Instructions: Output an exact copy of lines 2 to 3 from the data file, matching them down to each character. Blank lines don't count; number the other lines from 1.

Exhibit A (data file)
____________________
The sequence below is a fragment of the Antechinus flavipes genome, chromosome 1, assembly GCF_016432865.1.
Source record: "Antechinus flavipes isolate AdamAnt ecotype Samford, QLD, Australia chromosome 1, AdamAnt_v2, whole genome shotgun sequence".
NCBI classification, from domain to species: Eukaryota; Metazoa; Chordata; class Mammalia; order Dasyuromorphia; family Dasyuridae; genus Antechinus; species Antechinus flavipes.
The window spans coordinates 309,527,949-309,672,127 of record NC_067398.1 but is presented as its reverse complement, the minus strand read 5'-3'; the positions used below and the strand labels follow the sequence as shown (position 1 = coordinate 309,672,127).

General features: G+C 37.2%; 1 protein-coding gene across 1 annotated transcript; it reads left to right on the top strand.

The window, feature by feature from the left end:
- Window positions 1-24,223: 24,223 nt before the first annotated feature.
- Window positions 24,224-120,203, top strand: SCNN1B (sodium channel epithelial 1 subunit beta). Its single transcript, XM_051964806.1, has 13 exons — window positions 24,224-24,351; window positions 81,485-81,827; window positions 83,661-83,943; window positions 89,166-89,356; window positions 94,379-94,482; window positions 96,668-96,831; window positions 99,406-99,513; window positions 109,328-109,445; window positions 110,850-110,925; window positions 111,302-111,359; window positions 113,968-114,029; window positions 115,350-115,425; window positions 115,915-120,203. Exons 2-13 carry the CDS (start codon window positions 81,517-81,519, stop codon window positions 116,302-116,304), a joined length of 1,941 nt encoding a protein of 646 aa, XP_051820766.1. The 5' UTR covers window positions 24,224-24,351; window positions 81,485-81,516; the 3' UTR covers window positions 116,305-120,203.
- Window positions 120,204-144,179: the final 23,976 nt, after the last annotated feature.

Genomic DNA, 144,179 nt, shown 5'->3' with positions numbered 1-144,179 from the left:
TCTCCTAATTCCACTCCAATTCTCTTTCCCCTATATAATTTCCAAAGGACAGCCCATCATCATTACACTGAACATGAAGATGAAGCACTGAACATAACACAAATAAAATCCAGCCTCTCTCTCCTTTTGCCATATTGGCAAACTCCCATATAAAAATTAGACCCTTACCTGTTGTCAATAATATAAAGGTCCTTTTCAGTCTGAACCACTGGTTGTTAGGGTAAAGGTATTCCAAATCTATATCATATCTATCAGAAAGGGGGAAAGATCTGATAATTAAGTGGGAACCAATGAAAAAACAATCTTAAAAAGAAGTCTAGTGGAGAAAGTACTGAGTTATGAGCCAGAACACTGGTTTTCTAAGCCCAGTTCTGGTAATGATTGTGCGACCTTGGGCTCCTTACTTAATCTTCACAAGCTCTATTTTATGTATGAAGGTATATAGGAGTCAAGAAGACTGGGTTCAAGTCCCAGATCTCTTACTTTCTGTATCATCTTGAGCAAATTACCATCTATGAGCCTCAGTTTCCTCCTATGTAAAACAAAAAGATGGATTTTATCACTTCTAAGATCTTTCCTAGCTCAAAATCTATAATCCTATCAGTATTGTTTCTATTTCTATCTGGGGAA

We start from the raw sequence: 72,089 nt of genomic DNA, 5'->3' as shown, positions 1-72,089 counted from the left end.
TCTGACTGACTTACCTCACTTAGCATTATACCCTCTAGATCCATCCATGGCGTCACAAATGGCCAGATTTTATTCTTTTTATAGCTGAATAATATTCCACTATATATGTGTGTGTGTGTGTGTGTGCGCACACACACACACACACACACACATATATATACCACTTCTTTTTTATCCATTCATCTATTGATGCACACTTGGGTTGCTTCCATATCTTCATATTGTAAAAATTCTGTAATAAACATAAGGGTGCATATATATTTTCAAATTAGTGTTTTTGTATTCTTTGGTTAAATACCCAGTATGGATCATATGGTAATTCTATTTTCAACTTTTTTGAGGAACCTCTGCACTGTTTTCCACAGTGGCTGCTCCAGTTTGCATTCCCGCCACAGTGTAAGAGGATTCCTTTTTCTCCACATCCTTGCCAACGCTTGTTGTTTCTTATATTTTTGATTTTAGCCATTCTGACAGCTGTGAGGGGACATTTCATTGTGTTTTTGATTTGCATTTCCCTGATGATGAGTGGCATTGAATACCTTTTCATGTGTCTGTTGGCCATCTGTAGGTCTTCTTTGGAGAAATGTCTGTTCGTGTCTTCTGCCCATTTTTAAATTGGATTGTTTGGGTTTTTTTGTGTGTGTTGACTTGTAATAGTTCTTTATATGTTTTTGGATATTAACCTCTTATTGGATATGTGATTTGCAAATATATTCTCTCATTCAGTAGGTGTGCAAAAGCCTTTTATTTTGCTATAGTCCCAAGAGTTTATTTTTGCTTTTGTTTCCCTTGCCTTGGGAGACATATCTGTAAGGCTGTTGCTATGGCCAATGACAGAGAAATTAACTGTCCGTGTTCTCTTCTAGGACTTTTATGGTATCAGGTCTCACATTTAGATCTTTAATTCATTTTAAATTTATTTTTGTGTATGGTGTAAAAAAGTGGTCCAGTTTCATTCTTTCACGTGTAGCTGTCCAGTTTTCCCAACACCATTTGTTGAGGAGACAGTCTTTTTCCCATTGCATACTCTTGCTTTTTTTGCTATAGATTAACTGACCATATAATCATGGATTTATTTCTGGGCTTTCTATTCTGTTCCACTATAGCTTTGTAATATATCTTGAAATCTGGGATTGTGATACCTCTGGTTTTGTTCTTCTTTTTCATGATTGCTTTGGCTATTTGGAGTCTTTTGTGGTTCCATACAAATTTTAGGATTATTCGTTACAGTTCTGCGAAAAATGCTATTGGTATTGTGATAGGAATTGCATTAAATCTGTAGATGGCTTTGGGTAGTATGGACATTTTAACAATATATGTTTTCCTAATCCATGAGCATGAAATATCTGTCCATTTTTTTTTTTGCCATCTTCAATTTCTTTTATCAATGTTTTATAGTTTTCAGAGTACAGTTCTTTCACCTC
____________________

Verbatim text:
Source record: "Antechinus flavipes isolate AdamAnt ecotype Samford, QLD, Australia chromosome 1, AdamAnt_v2, whole genome shotgun sequence".
NCBI classification, from domain to species: Eukaryota; Metazoa; Chordata; class Mammalia; order Dasyuromorphia; family Dasyuridae; genus Antechinus; species Antechinus flavipes.